Jacques Corbeil (Presenter)
Bio: Dr. Jacques Corbeil focuses on using the latest techniques in bioinformatics and machine learning to assist diagnostics, to facilitate prognostics and to optimize the response to treatment. Dr. Corbeil is using state-of-the-art instrumentation and big data analytics to facilitate the interpretation of complex phenotypic data. Dr. Corbeil’s research includes investigating how infectious microorganisms interact with their hosts, examining the effects of antibiotics on our microbial flora, exploring how to design small molecules and drugs to interfere with specific microbial functions and integrating omic data. Dr. Corbeil operates at the interface of computers and omic sciences.
Authorship: Pier-Luc Plante (1,2), Julie Carbonneau (1), Marie-Ève Hamelin(1), Guy Boivin(1), François Laviolette(2) and Jacques Corbeil(1,2)
(1) Laval university, Infectious diseases research center and (2) Laval University, Big Data Research Center
We developed a very efficient methodology coupling high throughput mass spectrometry and machine learning algorithms to reliably identify the minimum set of biomarkers (metabolites) that can be used as classifiers or predictors for specific phenotypes of interest.
Respiratory viral infections represent a significant cause of morbidity and mortality and constitute one of the top reasons why individuals visit a hospital emergency room every year. Influenza viruses are of particular medical importance due to their significant burden on the healthcare system and their propensity to affect seniors. Rapid identification of infected patients and those at risk for severe infection is a critical unmet clinical need, as prompt interventions such as antiviral therapy for influenza can improve outcomes. We generated a classifier that is predictive of influenza infection. We are now aiming to develop a predictor in conjunction with clinical parameters to stratify the risk of viral disease severity.
We extracted the metabolites from nasopharyngeal swabs (NPS) using a salt-assisted liquid-liquid extraction procedure to select small polar metabolites. First, we precipitate proteins with acetonitrile and create two liquid phases by adding a water solution saturated with salt (NaCl) followed by vortexing and centrifugation. The upper phase (organic) contains most of the polar metabolites. The main advantage of this method is its simplicity, rapidity and low cost as it requires only a few microliters of solvent. Moreover, it does not require excessive dilution of the sample, which would result in decreased sensitivity in the detection of metabolites. Two µl of the metabolite extract was deposited unto a 96-Lazwell plate (Phytronix). Once dried on the metallic surface, the plate is placed in the laser diode thermal desorption (LDTD) ion source. The metabolites are analyzed by mass spectrometry (MS) using positive and negative ionization on a high-resolution mass spectrometer (Synapt G2Si, Waters). This method can analyze a sample very quickly, typically in less than 15 seconds and provides quantitative and qualitative information about a vast panel of small molecules (less than 4000 daltons) in the form of a mass spectrum.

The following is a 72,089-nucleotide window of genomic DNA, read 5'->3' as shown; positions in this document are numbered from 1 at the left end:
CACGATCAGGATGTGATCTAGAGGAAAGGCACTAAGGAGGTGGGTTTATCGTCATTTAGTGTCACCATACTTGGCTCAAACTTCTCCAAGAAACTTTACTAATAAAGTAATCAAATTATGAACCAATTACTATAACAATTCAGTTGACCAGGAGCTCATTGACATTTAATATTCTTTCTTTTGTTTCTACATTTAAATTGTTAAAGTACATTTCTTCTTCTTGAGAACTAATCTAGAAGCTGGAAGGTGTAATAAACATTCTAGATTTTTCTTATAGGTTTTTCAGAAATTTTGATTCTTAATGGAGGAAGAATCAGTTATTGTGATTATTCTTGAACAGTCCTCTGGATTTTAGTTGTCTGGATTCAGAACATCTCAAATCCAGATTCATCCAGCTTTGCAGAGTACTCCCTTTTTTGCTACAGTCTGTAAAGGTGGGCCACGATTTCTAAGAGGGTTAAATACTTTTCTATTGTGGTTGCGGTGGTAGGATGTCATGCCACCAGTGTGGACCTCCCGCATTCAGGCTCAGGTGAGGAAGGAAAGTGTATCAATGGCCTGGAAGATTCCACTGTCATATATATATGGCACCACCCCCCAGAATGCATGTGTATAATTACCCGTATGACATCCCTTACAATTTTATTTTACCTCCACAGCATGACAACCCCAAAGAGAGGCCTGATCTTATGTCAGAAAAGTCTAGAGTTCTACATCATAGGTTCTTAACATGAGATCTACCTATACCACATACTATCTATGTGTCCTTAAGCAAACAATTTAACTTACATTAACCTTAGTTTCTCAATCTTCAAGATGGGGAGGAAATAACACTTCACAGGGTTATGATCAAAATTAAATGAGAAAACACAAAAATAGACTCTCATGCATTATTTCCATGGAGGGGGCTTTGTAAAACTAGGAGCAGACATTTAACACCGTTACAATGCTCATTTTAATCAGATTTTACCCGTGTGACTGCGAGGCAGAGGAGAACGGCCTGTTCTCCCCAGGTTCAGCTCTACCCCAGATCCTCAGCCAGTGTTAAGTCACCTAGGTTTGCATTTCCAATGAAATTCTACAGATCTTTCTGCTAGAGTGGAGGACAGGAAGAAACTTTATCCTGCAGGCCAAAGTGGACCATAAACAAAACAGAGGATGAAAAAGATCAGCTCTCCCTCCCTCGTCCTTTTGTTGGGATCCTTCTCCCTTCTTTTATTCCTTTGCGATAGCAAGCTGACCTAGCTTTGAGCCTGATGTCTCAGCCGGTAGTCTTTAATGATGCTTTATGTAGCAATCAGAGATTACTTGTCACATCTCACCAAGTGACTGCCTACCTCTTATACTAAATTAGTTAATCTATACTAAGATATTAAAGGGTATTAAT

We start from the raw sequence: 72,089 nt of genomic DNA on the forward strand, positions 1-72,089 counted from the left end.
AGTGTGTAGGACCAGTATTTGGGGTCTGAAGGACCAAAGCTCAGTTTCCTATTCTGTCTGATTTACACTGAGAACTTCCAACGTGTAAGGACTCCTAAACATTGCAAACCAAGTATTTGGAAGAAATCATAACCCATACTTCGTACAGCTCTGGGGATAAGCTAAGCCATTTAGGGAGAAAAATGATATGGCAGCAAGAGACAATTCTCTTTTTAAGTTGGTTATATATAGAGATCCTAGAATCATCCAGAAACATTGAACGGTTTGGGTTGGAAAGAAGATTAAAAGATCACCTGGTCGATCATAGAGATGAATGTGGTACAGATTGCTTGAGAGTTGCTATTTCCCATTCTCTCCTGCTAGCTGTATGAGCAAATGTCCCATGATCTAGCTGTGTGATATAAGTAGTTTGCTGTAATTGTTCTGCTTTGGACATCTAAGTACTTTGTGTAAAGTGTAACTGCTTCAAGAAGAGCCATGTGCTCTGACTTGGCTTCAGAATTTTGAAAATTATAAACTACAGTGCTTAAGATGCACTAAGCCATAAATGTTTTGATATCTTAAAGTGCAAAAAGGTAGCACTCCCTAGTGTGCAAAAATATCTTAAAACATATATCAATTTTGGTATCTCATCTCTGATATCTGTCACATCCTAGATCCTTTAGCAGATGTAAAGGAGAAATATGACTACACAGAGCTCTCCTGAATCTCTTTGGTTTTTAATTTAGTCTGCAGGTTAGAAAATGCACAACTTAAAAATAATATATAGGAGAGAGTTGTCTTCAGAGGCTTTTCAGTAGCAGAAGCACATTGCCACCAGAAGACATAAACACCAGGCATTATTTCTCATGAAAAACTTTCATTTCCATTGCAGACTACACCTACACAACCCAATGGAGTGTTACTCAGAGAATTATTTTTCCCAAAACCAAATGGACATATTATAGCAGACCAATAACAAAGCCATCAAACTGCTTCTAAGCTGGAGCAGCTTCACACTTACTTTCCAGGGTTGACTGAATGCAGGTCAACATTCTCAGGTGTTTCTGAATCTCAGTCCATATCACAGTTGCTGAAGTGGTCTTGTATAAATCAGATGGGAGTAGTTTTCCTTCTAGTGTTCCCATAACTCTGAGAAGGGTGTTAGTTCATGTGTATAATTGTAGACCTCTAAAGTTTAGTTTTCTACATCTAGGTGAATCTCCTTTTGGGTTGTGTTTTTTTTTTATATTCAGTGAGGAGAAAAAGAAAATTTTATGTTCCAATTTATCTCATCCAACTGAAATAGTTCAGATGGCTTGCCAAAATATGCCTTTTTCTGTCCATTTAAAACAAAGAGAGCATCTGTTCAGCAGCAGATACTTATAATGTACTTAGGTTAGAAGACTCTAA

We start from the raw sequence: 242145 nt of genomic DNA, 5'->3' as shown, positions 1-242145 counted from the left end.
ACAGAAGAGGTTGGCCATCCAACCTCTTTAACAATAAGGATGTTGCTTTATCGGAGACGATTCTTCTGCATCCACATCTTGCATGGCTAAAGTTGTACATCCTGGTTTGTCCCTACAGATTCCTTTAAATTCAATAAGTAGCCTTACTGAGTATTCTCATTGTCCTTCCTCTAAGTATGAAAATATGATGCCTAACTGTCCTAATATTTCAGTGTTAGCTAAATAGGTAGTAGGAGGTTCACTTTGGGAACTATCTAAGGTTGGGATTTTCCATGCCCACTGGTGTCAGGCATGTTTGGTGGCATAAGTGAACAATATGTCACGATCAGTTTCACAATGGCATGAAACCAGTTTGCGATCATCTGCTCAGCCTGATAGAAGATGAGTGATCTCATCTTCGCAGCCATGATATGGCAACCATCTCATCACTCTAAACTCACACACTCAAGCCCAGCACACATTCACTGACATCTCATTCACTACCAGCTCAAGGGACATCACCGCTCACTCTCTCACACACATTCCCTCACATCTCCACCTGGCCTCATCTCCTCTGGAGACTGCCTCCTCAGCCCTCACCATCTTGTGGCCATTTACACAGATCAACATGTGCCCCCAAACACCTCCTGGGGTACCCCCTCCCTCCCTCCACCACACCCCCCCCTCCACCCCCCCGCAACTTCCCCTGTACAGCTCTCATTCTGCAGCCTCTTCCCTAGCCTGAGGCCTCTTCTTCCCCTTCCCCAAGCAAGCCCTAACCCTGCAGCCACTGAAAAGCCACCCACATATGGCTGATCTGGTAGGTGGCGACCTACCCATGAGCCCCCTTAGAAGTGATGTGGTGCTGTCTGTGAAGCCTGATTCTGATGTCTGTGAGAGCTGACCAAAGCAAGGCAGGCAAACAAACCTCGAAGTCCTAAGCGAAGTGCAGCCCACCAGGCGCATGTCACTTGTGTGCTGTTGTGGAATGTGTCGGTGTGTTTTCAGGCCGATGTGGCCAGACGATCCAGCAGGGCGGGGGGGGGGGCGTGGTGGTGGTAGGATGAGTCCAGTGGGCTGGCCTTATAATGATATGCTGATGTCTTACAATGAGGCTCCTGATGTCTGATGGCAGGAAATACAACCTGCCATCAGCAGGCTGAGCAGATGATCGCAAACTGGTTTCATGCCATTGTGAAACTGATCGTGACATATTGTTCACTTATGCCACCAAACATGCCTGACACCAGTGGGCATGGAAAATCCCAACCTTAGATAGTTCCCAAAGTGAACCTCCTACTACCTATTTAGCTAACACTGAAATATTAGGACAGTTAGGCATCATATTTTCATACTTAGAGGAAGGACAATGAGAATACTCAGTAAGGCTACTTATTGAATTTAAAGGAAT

Using our metabolomic approach, we successfully differentiated NPS samples obtained from patients infected with influenza A (96 samples) from patients with influenza-like symptoms but negative for 15 respiratory viruses including influenza by RT-PCR (96 samples). The mass spectra were corrected and aligned using the virtual lock mass (VLM) algorithm. We trained multiple machine learning models with the decision tree algorithm (N=302) by randomly assigning 80% of samples to the training set and 20% of samples to a validation set. These models correctly classified influenza-positive and -negative samples with an average accuracy of 82% (+/- 5%) based on validation samples only, which were not used to train the algorithm. Sparse models using as few as 5-8 peaks (metabolites) were sufficient to achieve this high level of classification. A learning curve demonstrated that we would achieve 90% accuracy with approximately 550 samples.
Conclusions & Discussion
Our approach allows to rapidly identify a minimum amount of features that can classify and potentially predict a phenotype of interest. Moreover, these features can be added to other parameters to improve and make the predictors and classifiers even more robust.
References & Acknowledgements:
|Grants||yes||Waters and phytronix|
|Board Member||yes||Compute Canada|
IP Royalty: no
|Planning to mention or discuss specific products or technology of the company(ies) listed above:||